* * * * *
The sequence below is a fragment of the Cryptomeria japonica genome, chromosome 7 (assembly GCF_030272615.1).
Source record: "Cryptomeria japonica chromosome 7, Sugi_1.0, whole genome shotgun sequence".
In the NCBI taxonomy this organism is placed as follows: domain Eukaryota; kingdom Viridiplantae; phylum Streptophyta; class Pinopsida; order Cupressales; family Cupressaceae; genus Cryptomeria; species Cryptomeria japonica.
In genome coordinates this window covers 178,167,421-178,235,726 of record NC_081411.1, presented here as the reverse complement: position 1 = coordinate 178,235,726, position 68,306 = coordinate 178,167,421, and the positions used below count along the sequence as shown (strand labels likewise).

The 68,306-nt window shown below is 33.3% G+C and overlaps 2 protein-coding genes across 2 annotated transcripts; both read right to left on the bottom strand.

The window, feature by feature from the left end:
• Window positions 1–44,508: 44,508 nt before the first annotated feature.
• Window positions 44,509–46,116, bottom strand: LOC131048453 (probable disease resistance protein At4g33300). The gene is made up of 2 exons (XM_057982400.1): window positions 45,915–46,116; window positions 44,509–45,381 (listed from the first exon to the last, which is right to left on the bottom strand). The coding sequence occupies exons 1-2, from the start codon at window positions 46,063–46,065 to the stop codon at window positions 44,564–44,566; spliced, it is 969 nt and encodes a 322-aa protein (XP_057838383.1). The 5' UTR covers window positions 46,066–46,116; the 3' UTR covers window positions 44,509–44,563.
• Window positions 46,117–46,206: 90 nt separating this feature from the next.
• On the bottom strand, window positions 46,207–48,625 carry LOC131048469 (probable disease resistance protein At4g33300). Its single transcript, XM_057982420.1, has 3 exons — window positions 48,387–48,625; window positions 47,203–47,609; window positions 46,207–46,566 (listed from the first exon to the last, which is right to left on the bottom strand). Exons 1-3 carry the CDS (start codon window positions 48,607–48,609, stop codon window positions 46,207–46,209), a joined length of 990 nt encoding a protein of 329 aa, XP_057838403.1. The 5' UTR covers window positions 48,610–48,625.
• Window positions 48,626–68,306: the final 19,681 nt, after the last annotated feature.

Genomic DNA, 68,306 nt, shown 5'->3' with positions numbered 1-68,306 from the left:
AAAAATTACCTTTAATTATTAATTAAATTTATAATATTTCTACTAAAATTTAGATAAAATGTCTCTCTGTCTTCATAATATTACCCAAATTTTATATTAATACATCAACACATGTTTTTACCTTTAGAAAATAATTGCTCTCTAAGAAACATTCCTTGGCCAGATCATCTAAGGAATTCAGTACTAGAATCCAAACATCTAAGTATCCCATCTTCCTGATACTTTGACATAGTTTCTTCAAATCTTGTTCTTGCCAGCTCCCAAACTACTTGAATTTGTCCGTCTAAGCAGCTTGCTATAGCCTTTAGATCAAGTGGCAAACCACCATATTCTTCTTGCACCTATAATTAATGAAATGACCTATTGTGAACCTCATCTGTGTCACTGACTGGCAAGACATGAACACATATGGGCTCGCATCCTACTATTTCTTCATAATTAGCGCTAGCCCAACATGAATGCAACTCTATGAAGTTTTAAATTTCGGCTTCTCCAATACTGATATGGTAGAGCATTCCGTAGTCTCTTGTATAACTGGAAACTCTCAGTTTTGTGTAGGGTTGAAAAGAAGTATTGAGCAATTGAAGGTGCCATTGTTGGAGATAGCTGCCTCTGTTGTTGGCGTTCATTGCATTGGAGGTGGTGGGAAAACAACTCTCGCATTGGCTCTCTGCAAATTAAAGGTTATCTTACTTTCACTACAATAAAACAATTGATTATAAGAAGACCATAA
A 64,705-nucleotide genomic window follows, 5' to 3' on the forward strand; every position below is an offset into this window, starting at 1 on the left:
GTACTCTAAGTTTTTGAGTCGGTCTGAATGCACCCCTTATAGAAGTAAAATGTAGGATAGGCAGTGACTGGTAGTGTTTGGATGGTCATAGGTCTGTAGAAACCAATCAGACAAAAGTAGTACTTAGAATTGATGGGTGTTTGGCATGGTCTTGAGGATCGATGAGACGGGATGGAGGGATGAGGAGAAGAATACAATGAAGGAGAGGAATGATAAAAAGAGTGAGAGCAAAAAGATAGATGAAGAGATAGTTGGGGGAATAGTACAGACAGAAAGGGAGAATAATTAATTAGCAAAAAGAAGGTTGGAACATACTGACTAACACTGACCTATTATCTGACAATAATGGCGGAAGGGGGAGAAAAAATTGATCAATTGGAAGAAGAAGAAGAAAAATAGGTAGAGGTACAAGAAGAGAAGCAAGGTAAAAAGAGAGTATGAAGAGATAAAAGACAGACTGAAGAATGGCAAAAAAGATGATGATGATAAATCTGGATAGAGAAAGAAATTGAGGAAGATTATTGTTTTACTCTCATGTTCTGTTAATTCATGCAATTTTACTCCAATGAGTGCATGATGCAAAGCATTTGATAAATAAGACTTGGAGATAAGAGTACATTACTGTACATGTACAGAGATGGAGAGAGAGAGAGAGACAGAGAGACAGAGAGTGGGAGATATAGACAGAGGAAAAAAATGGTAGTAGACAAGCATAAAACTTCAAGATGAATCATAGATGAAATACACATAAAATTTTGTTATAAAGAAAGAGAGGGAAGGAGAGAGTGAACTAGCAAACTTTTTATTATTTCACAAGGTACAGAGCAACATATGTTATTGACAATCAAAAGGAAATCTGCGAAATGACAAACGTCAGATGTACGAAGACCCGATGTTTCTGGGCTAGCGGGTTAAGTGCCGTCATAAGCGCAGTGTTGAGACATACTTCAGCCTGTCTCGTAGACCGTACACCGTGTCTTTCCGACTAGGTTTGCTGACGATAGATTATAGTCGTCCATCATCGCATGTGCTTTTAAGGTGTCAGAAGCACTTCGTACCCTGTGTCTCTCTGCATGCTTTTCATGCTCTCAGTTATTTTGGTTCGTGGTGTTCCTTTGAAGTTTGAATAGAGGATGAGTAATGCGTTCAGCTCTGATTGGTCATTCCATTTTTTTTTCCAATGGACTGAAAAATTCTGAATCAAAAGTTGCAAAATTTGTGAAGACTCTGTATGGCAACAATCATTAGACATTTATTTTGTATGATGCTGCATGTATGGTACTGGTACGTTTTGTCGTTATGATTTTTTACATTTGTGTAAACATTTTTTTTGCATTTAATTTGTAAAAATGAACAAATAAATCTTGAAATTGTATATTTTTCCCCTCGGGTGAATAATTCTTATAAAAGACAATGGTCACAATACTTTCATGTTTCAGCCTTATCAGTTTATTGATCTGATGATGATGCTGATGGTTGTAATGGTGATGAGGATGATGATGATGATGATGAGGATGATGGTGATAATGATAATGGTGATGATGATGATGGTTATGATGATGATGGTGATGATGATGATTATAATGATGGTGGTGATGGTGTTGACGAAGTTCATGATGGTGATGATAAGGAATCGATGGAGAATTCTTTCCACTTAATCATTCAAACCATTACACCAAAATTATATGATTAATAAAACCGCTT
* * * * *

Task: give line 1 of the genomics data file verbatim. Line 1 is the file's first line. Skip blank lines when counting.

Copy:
The sequence below is a fragment of the Cryptomeria japonica genome, chromosome 7 (assembly GCF_030272615.1).